This division is designed for upperclassmen and graduate students majoring in robotics or remote sensing or who are experienced in programming. For the advanced division, there are two types of plants, red and green, as in the beginner division. However, the number of leaves per plant will vary: plants with four leaves will be identified as healthy plants while plants with two leaves will be identified as stressed plants. Moreover, the arrangement of the leaves in stressed plants will vary. Examples of the possible arrangements are shown below. The advanced robots need to identify the type of plant (color) and monitor them for stress (number of leaves). If stress is detected in a plant, the robot will need to apply fertilizer before, while, or immediately after, placing it in the storage area. Stressed plants should be placed on the lower shelf (same plane as the board floor) while non-stressed plants should be placed on the top shelf.

The target for the robot is the black pot (or golden pot) with a red or green plant. The robot should be able to detect the plant type based on its color, and check whether it is a stressed plant or a healthy plant based on the number of leaves. If it is a healthy one, it should be stored on the healthy shelf which is the top shelf. If it is a stressed one, the fertilizer should be applied to the stressed plant and it should be stored on the lower shelf. There is no aid line for robots in the advanced division and robots should be able to navigate without any guideline, except for the black line where the pots are initially placed. Each team should bring their own materials to represent fertilizer. The materials used as fertilizer should be in spherical shape with diameters limited to the range of 5-8 millimeters, in any color excluding black. One example of such a material is airsoft pellets. The committee will provide white, 6mm airsoft pellets for any teams that want to use them during the competition. These pellets can be ordered from this link:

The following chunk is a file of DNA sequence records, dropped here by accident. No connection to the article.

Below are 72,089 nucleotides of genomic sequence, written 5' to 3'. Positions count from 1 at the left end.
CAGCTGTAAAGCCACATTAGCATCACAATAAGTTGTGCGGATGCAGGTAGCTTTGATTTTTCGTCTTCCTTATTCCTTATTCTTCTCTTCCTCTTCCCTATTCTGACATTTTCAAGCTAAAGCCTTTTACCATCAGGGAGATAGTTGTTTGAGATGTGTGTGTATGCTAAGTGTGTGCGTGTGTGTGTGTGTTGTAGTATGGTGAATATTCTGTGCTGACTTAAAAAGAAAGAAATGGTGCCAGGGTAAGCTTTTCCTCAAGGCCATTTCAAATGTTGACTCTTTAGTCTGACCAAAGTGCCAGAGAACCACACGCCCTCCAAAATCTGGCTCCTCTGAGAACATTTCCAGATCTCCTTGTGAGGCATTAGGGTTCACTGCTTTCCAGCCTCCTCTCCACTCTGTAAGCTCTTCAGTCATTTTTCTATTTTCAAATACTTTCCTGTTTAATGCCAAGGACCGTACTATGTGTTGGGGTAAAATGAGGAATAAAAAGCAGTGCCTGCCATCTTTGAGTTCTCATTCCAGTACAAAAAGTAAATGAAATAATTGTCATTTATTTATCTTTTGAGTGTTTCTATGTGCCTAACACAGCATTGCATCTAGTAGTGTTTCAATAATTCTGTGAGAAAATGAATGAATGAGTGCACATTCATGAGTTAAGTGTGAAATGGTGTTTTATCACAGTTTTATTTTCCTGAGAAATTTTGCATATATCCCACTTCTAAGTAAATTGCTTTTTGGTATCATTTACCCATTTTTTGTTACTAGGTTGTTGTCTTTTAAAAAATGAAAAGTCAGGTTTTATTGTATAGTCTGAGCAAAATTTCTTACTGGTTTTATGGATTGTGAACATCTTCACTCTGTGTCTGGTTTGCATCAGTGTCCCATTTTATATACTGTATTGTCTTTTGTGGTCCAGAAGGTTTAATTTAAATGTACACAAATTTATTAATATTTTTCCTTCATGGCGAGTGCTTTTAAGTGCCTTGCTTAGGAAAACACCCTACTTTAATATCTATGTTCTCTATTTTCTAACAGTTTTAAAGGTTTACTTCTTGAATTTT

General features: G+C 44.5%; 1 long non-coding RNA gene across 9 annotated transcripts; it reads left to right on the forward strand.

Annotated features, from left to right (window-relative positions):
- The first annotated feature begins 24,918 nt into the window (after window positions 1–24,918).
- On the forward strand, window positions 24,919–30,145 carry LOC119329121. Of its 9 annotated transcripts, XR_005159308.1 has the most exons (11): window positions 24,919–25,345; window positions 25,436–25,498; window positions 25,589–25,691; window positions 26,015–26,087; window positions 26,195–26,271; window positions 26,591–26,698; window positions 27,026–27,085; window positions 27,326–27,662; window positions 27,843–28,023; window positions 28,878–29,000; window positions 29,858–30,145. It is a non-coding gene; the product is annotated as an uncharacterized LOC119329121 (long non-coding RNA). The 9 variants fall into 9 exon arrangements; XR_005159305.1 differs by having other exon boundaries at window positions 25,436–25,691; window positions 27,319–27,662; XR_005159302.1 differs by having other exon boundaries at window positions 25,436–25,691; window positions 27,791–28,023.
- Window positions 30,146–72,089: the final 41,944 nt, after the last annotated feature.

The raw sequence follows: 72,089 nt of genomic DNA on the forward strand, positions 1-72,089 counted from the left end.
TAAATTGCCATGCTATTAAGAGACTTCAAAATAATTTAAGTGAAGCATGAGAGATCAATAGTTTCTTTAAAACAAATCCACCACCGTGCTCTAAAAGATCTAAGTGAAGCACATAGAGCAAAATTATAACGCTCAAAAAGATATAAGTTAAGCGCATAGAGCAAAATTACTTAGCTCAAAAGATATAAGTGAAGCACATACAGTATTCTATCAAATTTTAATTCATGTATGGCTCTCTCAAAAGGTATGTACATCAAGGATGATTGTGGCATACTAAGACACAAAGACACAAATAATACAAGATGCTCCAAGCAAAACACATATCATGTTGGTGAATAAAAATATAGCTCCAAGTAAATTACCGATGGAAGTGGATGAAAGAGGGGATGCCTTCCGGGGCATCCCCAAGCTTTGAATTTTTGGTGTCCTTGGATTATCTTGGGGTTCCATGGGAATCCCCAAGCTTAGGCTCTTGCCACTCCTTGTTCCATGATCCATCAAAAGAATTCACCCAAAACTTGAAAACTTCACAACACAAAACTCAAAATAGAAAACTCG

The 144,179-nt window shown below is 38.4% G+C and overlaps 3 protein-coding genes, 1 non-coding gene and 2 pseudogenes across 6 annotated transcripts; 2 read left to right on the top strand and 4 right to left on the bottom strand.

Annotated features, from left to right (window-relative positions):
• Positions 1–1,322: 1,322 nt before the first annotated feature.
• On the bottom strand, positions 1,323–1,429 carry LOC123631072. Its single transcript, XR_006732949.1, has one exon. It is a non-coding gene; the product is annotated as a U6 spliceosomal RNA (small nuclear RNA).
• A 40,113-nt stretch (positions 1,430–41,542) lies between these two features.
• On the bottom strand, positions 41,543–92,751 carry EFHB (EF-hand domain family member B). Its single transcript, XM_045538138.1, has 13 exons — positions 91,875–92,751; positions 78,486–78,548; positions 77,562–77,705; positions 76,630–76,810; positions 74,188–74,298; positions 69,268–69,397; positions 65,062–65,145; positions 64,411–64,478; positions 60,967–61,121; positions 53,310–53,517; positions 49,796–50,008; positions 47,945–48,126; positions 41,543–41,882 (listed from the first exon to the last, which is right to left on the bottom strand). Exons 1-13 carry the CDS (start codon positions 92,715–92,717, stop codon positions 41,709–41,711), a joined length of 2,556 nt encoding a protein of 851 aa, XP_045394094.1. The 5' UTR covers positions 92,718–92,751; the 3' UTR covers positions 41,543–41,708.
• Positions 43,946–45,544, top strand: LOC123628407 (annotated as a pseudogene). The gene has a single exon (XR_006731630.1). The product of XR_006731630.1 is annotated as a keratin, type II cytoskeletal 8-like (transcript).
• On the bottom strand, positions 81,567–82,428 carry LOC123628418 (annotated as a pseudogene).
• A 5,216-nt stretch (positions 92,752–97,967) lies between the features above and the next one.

https://www.amazon.com/Bulldog-Airsoft-Pellets-Biodegradable-Polished/dp/B07DHTWQTP/

Picture showing airsoft pellets, an option for teams to use to represent fertilizer

The match will last for five minutes or until all pots have been moved, whichever comes first.

Scoring for advanced division

Robots will be scored based on their performance correctly moving and fertilizing plants based on plant type and plant health. Matches will be won based on the number of points each team scores in that match. Equal match scores will be treated as ties in the tournament. Points will be earned as follows: